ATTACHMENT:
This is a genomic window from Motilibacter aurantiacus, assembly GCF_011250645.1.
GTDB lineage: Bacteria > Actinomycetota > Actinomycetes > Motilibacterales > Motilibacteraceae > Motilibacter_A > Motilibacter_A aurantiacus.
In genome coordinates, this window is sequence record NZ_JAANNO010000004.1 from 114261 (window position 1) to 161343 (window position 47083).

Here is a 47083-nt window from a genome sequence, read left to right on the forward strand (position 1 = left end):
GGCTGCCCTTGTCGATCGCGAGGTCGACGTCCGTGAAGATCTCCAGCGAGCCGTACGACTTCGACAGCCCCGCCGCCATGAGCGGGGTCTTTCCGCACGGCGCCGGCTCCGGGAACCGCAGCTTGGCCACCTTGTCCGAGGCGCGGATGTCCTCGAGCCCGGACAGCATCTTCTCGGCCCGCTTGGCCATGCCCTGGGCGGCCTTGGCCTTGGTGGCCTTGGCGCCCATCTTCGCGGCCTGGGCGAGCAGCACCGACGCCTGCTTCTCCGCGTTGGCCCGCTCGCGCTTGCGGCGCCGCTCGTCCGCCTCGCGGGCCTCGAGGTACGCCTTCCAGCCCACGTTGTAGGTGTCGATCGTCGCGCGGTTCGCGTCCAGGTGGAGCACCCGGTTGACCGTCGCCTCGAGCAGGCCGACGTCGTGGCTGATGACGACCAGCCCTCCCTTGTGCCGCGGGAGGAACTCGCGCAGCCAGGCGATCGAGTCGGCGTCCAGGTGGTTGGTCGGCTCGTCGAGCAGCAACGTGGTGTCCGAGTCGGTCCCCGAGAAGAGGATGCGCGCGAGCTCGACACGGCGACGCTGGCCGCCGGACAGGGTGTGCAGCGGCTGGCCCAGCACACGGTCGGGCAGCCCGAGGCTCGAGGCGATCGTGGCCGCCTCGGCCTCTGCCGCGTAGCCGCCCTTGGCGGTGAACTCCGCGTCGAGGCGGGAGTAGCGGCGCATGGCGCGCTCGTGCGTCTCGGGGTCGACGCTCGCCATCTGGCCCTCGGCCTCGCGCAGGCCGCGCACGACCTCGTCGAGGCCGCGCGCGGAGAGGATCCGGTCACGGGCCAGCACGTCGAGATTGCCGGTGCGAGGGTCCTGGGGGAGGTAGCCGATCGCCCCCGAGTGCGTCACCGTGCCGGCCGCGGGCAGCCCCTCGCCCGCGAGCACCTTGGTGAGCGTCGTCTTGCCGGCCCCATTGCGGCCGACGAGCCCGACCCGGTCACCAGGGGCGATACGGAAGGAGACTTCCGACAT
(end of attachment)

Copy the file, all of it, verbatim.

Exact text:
This is a genomic window from Motilibacter aurantiacus, assembly GCF_011250645.1.
GTDB lineage: Bacteria > Actinomycetota > Actinomycetes > Motilibacterales > Motilibacteraceae > Motilibacter_A > Motilibacter_A aurantiacus.
In genome coordinates, this window is sequence record NZ_JAANNO010000004.1 from 114261 (window position 1) to 161343 (window position 47083).

Here is a 47083-nt window from a genome sequence, read left to right on the forward strand (position 1 = left end):
GGCTGCCCTTGTCGATCGCGAGGTCGACGTCCGTGAAGATCTCCAGCGAGCCGTACGACTTCGACAGCCCCGCCGCCATGAGCGGGGTCTTTCCGCACGGCGCCGGCTCCGGGAACCGCAGCTTGGCCACCTTGTCCGAGGCGCGGATGTCCTCGAGCCCGGACAGCATCTTCTCGGCCCGCTTGGCCATGCCCTGGGCGGCCTTGGCCTTGGTGGCCTTGGCGCCCATCTTCGCGGCCTGGGCGAGCAGCACCGACGCCTGCTTCTCCGCGTTGGCCCGCTCGCGCTTGCGGCGCCGCTCGTCCGCCTCGCGGGCCTCGAGGTACGCCTTCCAGCCCACGTTGTAGGTGTCGATCGTCGCGCGGTTCGCGTCCAGGTGGAGCACCCGGTTGACCGTCGCCTCGAGCAGGCCGACGTCGTGGCTGATGACGACCAGCCCTCCCTTGTGCCGCGGGAGGAACTCGCGCAGCCAGGCGATCGAGTCGGCGTCCAGGTGGTTGGTCGGCTCGTCGAGCAGCAACGTGGTGTCCGAGTCGGTCCCCGAGAAGAGGATGCGCGCGAGCTCGACACGGCGACGCTGGCCGCCGGACAGGGTGTGCAGCGGCTGGCCCAGCACACGGTCGGGCAGCCCGAGGCTCGAGGCGATCGTGGCCGCCTCGGCCTCTGCCGCGTAGCCGCCCTTGGCGGTGAACTCCGCGTCGAGGCGGGAGTAGCGGCGCATGGCGCGCTCGTGCGTCTCGGGGTCGACGCTCGCCATCTGGCCCTCGGCCTCGCGCAGGCCGCGCACGACCTCGTCGAGGCCGCGCGCGGAGAGGATCCGGTCACGGGCCAGCACGTCGAGATTGCCGGTGCGAGGGTCCTGGGGGAGGTAGCCGATCGCCCCCGAGTGCGTCACCGTGCCGGCCGCGGGCAGCCCCTCGCCCGCGAGCACCTTGGTGAGCGTCGTCTTGCCGGCCCCATTGCGGCCGACGAGCCCGACCCGGTCACCAGGGGCGATACGGAAGGAGACTTCCGACAT